The Moral Atheist

Posted on May 26, 2017

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The argument that morality cannot exist apart from religion smacks of rationalism. We religious are not rationalists. We are reasonable, yes, but not rationalists. The logic goes like this: morality must have a foundation. A foundation cannot exist within this world (it would be like trying to lock your fingers together and sit on them as you would a swing). Since the foundation for morality exists, then, outside of this world, those who dismiss any reality beyond the empirical here and now are incapable of a coherent morality.

But, fact is, morality is not preceded by belief. Reality doesn’t care what we believe. It is a natural part of our make-up, the substance of our being. God made us in his image and became man, descending to the depths of our humanity, even to hell. Then, he brought our humanity from hell to the Godhead. Our life is hid with Christ in God, and every life (I must insist) is hid with Christ in God–the Hindu, the Muslim, the agnostic, and the atheist. Christ brought human nature, the nature we all share as persons, from the depths of Hades to the eternal light. The atheist, even without believing in God, benefits from his participation with God.

Now, before anyone gets his panties in a twist, let me acknowledge that our nature has yet to be realized in our persons. Some of the saints, the saints whose relics are incorruptible, were brought into the divine energies as fully as might be expected within this life. This theosis, accomplished synergistically, is apparent to all and marked by the fruit of the spirit. Our natural state, the state wherein our life is hid in God, however, is apparent to no one apart from our realization of it through the kenosis of the Holy Spirit. That topic, the kenosis of the Holy Spirit, will have to be for another post, but suffice it to say that we do not fully partake of our natures in our persons at this point. Further, some persons are so far from their nature that they are named Hitler or Stalin.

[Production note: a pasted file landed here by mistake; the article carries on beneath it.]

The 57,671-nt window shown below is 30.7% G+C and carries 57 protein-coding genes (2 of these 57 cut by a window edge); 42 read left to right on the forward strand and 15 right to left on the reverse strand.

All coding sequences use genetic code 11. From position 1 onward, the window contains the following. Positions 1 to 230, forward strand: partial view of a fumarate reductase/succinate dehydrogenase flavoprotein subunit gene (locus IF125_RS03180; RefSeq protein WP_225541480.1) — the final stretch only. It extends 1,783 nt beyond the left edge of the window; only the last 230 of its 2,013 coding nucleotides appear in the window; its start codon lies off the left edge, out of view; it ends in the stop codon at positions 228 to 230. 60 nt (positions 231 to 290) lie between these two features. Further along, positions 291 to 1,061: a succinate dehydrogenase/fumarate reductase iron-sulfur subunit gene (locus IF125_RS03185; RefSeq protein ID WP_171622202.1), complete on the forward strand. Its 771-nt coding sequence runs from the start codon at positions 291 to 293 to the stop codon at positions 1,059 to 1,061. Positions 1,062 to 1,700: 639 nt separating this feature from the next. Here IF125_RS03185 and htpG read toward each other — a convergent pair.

So, belief or even theosis is not a prerequisite for a moral sense. Paul speaks of the conscience which condemns us all. Certainly, this conscience leaves much to be desired. We see through a glass darkly. We see shadows on the wall. And the shadows spell commands, such as “Thou shalt not kill,” and “Thou shalt not commit adultery.” To be released from the cave and to come the knowledge of what already exists within us is to know love. This love is not just not hating. It is active love of one’s neighbor. It is not just not lusting. It is the active love of one’s neighbor’s wife–a love that finds its end not in her pants, but in God.

The atheist, as a human, has access to the morality by which we begin to empty ourselves. Undoubtedly there comes a point along the road of kenosis where the truth of Jesus Christ cannot be denied. But to follow along the narrow road is only human; it is the descent into Hades and the ascent into Heaven. This is not the domain of the religious. It is the domain of the Son of Man and we who are his heirs.

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Posted in: Culture, Faith